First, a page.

You have noticed that each large company is incorporated in Delaware, if you have noticed that you have ever wondered why? The short answer is that our federalist system creates competition between states and free trade through the states.
Federalism makes states compete
Once incorporated into a state, in general, a company can use state laws to control most of its interactions with its clients, even those customers that are out of state. Therefore, most companies choose the state with more advantages for their businesses. Delaware has become the clear winner because of a mix of business laws, extensive case histories, low taxes and the ease with which a business can get in.
A company is not required to have any real employee or company in the state in which it entered. Not only Pepsico, Inc. (Pepsi) joined Delaware, but there are also several regional bottling affiliates: Pepsi-Cola Bottling Company of Ohio, Pepsi-Cola Bottling Company of Rocky Mount, NC, as well as the company of D & # 39; Pepsi-Cola bottling of Wisconsin from Kenosha and Racine.
Advantages of Delaware
Each company must be incorporated in at least one state. Incorporation simply means that the company must present the appropriate articles of incorporation with the Secretary of State of the country, pay the taxes and taxes of franchise and have a corporate agent in the state . Compared with other states, Delaware has lower incorporation rates and annual franchise taxes and corporations that incorporated into the state but do not make any business in the state are not subject to the # 39; business income tax. In addition, shares in a Delaware corporation are not taxed if the owner lives outside the state. The rules of Delaware have translated into positive results; More than 50% of commercialized companies and 58% of Fortune 500 companies are leased to Delaware.
The incorporation of a company is important also because when it is sued, the lawsuit must normally be submitted to the company's incorporation status. Delaware is a very popular destination for businesses, partly because of its low taxes, but also partly because of its unique legal system. Most states have a general court that is in charge of all civil and criminal cases, and in most cases the parties have the right to a jury trial. Delaware has two court of judgment, the Superior Court and the Chancellery Court. The higher court is the court of general judgment for all criminal and civil matters and functions like most other trial courts in the country. The Court of the Chancellery, however, is what makes the state unique.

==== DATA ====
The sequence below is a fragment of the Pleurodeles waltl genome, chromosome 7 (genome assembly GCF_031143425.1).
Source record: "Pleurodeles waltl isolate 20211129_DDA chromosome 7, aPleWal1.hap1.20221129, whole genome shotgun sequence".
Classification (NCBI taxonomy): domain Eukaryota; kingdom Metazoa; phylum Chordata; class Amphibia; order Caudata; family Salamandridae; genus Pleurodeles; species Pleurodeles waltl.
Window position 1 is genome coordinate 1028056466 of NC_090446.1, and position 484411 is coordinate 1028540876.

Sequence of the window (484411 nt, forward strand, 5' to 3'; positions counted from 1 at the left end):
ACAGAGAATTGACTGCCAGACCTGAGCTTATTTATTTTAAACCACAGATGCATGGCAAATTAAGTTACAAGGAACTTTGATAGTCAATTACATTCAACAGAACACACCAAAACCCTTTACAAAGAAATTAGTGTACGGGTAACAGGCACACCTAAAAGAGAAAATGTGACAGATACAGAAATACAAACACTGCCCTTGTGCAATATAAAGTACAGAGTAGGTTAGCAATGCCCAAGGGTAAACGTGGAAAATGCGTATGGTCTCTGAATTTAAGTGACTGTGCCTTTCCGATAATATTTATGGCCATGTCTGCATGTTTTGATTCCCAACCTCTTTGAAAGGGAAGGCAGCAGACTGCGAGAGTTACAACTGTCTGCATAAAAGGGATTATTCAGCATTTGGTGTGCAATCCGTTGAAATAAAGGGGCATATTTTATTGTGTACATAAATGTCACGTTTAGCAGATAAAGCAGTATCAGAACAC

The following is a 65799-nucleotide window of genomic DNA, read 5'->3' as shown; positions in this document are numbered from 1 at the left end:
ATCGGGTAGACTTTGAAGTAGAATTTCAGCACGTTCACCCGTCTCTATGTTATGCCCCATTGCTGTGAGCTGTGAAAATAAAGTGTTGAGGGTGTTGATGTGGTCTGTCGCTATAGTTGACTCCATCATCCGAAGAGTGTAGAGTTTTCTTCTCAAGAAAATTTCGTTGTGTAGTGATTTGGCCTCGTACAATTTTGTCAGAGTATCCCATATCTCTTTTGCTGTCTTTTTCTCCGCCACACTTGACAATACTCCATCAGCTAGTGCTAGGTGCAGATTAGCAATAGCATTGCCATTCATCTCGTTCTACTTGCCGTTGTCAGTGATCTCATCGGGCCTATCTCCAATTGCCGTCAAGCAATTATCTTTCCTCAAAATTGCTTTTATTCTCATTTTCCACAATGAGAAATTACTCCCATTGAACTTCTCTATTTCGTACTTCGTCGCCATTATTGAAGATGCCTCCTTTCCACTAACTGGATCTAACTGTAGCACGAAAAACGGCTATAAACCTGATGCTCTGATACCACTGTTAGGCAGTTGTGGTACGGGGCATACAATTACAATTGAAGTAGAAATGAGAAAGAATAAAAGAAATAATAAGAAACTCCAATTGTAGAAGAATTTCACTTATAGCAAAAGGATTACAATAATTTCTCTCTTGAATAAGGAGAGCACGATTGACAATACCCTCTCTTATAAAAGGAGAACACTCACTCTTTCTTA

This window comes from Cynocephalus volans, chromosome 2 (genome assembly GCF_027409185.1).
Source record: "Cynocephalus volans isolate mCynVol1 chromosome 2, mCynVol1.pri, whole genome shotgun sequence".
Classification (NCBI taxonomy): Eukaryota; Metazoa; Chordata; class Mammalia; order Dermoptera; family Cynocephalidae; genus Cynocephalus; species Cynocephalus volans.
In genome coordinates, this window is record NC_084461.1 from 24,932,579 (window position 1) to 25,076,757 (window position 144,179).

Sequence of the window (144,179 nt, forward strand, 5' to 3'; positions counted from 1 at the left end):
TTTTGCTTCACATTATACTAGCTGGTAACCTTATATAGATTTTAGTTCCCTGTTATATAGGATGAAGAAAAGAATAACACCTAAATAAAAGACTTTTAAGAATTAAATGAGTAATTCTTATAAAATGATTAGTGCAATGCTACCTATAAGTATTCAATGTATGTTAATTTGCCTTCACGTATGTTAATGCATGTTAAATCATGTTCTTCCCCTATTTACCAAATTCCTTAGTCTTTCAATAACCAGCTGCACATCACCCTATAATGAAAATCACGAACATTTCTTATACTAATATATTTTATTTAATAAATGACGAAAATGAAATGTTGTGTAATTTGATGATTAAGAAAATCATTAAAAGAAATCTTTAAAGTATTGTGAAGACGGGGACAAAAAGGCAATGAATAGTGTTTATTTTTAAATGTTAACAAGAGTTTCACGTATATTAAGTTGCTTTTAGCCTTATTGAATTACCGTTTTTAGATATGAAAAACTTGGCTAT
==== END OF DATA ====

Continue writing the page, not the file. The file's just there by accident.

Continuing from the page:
Court of Delaware of the Chancellery
The constitutional right to a jury trial does not extend to civil cases in equity, and most of the lawsuits that involve companies are cases of equity. The Court of the Chancellery of Delaware is a court of specialized fairness and is dedicated mainly to cases related to the company. Since you only hear debt cases, you can do so without a jury, this provokes faster evidence and more consistent verdicts.
This unique structure creates its own wave of success. The large number of corporations based in Delaware correspond to more cases involving complex operations, sales, mergers or acquisitions. The more cases a judge feels, the experience increases and the contributions of each judge to the predictability of the case law of the state. This legal consistency, in turn, is seen as a positive for companies that are seeking to get in, so that more companies decide to join Delaware, growing even bigger.
States can compete with Delaware for corporate letters making their laws easier to do business. An example is Nevada. Nevada has actively changed its corporate laws to address companies incorporated in Delaware. Nevada has acted to reduce corporate taxes and make laws more user-friendly to the manager. It is almost impossible for an officer or director of a Nevada corporation to be personally responsible for its commercial activities. Only two of the last 20 years have a Nevada "perforated corporate veil" Nevada court of limited liability.
But money can not be the fundamental reason to incorporate it. As mentioned earlier, companies like the consistent way that Delaware law applies. In order for a state to create an independent court of equality, you will have to re-write the whole legal system of the state. In this area of corporate competition, Delaware has a 200-year start with its Chancery Court.